adenosine deaminase, RNA specific
The information on this page was automatically extracted from online scientific databases.
From NCBI Gene:
This gene encodes the enzyme responsible for RNA editing by site-specific deamination of adenosines. This enzyme destabilizes double-stranded RNA through conversion of adenosine to inosine. Mutations in this gene have been associated with dyschromatosis symmetrica hereditaria. Alternative splicing results in multiple transcript variants. [provided by RefSeq, Jul 2010]
Catalyzes the hydrolytic deamination of adenosine to inosine in double-stranded RNA (dsRNA) referred to as A-to-I RNA editing (PubMed:7972084, PubMed:7565688, PubMed:12618436). This may affect gene expression and function in a number of ways that include mRNA translation by changing codons and hence the amino acid sequence of proteins; pre-mRNA splicing by altering splice site recognition sequences; RNA stability by changing sequences involved in nuclease recognition; genetic stability in the case of RNA virus genomes by changing sequences during viral RNA replication; and RNA structure-dependent activities such as microRNA production or targeting or protein-RNA interactions. Can edit both viral and cellular RNAs and can edit RNAs at multiple sites (hyper-editing) or at specific sites (site-specific editing). Its cellular RNA substrates include: bladder cancer-associated protein (BLCAP), neurotransmitter receptors for glutamate (GRIA2) and serotonin (HTR2C) and GABA receptor (GABRA3). Site-specific RNA editing of transcripts encoding these proteins results in amino acid substitutions which consequently alters their functional activities. Exhibits low-level editing at the GRIA2 Q/R site, but edits efficiently at the R/G site and HOTSPOT1. Its viral RNA substrates include: hepatitis C virus (HCV), vesicular stomatitis virus (VSV), measles virus (MV), hepatitis delta virus (HDV), and human immunodeficiency virus type 1 (HIV-1). Exhibits either a proviral (HDV, MV, VSV and HIV-1) or an antiviral effect (HCV) and this can be editing-dependent (HDV and HCV), editing-independent (VSV and MV) or both (HIV-1). Impairs HCV replication via RNA editing at multiple sites. Enhances the replication of MV, VSV and HIV-1 through an editing-independent mechanism via suppression of EIF2AK2/PKR activation and function. Stimulates both the release and infectivity of HIV-1 viral particles by an editing-dependent mechanism where it associates with viral RNAs and edits adenosines in the 5'UTR and the Rev and Tat coding sequence. Can enhance viral replication of HDV via A-to-I editing at a site designated as amber/W, thereby changing an UAG amber stop codon to an UIG tryptophan (W) codon that permits synthesis of the large delta antigen (L-HDAg) which has a key role in the assembly of viral particles. However, high levels of ADAR1 inhibit HDV replication.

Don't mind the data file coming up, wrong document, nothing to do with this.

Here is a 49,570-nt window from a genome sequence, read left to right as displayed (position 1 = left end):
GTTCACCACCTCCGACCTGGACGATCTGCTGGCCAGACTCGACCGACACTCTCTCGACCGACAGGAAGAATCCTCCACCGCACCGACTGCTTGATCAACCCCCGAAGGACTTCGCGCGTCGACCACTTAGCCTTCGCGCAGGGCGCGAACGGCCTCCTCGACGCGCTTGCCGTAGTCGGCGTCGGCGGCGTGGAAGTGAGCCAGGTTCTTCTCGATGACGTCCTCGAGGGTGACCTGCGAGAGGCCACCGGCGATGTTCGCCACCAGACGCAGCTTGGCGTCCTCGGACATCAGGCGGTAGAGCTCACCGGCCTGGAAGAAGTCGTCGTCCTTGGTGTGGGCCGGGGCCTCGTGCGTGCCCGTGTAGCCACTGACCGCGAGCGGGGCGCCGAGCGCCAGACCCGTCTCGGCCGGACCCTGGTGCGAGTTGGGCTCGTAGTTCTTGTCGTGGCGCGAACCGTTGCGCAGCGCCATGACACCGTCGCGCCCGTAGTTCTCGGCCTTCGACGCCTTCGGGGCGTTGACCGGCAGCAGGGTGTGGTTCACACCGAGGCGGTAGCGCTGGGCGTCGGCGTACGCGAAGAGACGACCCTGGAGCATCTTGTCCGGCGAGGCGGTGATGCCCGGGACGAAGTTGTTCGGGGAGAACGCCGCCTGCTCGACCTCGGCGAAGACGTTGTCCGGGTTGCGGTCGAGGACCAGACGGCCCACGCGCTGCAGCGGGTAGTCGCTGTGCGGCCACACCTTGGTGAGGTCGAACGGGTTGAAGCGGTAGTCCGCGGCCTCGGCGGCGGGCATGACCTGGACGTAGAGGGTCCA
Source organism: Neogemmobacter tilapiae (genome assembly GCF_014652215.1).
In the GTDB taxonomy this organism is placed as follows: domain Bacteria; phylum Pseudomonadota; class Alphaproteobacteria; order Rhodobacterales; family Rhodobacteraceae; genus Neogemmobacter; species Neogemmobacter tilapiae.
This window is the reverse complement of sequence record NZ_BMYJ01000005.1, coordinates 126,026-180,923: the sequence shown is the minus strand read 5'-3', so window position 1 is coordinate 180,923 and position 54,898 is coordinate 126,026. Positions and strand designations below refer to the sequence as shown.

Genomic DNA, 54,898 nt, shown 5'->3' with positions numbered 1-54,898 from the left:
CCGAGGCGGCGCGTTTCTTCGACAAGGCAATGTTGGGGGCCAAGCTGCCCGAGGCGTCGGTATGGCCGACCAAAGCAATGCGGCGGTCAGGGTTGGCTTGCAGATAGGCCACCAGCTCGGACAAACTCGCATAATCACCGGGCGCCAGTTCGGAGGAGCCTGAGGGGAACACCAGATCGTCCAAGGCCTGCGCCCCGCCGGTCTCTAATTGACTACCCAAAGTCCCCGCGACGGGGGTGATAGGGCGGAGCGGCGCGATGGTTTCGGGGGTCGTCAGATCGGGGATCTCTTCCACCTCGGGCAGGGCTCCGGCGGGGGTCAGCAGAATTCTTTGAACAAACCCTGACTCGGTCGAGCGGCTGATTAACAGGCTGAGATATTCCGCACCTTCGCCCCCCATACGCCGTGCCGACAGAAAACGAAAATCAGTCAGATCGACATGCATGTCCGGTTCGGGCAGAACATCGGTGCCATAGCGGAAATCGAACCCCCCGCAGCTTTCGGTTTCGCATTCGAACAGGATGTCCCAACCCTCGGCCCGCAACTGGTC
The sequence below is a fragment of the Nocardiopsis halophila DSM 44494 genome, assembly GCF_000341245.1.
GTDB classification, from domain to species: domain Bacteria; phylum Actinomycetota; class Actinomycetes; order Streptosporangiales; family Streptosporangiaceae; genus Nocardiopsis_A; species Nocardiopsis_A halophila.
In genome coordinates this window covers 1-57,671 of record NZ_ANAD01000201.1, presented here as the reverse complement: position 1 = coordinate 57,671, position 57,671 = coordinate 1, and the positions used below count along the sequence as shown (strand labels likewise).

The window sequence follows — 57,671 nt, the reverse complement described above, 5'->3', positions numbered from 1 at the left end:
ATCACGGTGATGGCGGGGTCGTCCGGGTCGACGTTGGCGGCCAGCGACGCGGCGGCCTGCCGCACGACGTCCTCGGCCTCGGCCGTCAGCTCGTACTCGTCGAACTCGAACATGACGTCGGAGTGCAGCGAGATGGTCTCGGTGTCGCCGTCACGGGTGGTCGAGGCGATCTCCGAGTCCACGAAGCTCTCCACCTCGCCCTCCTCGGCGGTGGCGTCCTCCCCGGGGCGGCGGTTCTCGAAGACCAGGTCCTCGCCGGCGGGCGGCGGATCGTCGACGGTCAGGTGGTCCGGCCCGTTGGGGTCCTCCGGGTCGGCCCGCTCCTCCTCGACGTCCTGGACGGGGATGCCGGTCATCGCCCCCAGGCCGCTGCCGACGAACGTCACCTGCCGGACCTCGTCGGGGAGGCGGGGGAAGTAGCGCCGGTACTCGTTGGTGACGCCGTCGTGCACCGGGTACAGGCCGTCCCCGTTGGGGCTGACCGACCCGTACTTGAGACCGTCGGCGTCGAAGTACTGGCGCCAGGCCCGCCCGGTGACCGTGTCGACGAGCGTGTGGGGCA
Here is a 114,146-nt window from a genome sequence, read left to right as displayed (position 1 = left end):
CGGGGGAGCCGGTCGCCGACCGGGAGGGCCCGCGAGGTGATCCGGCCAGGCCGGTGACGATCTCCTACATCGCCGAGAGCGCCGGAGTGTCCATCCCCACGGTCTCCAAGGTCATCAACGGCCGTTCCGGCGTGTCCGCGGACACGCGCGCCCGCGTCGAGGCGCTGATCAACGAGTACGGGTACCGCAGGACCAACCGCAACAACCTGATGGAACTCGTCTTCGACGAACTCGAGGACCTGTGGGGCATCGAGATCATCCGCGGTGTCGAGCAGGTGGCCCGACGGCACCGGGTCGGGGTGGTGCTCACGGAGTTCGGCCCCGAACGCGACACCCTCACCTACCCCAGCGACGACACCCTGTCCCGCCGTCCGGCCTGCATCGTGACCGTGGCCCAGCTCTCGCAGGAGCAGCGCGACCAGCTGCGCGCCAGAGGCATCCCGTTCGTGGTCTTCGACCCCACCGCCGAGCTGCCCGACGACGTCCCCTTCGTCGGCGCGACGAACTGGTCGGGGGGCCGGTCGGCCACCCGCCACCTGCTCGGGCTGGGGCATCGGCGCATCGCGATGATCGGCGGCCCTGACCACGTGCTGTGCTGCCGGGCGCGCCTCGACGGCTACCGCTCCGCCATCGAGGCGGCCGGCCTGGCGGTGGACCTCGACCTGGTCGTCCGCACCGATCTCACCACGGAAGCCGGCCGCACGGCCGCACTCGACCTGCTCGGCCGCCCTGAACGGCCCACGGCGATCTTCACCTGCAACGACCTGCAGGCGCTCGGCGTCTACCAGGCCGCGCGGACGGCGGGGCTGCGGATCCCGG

Covered on Genetics Home Reference:
From NCBI Gene:
- Aicardi-goutieres syndrome 6
- Symmetrical dyschromatosis of extremities
Dyschromatosis symmetrica hereditaria (DSH): An autosomal dominant pigmentary genodermatosis characterized by a mixture of hyperpigmented and hypopigmented macules distributed on the face and the dorsal parts of the hands and feet, that appear in infancy or early childhood. [MIM:127400]
Aicardi-Goutieres syndrome 6 (AGS6): A form of Aicardi-Goutieres syndrome, a genetically heterogeneous disease characterized by cerebral atrophy, leukoencephalopathy, intracranial calcifications, chronic cerebrospinal fluid (CSF) lymphocytosis, increased CSF alpha-interferon, and negative serologic investigations for common prenatal infection. Clinical features as thrombocytopenia, hepatosplenomegaly and elevated hepatic transaminases along with intermittent fever may erroneously suggest an infective process. Severe neurological dysfunctions manifest in infancy as progressive microcephaly, spasticity, dystonic posturing and profound psychomotor retardation. Death often occurs in early childhood. [MIM:615010]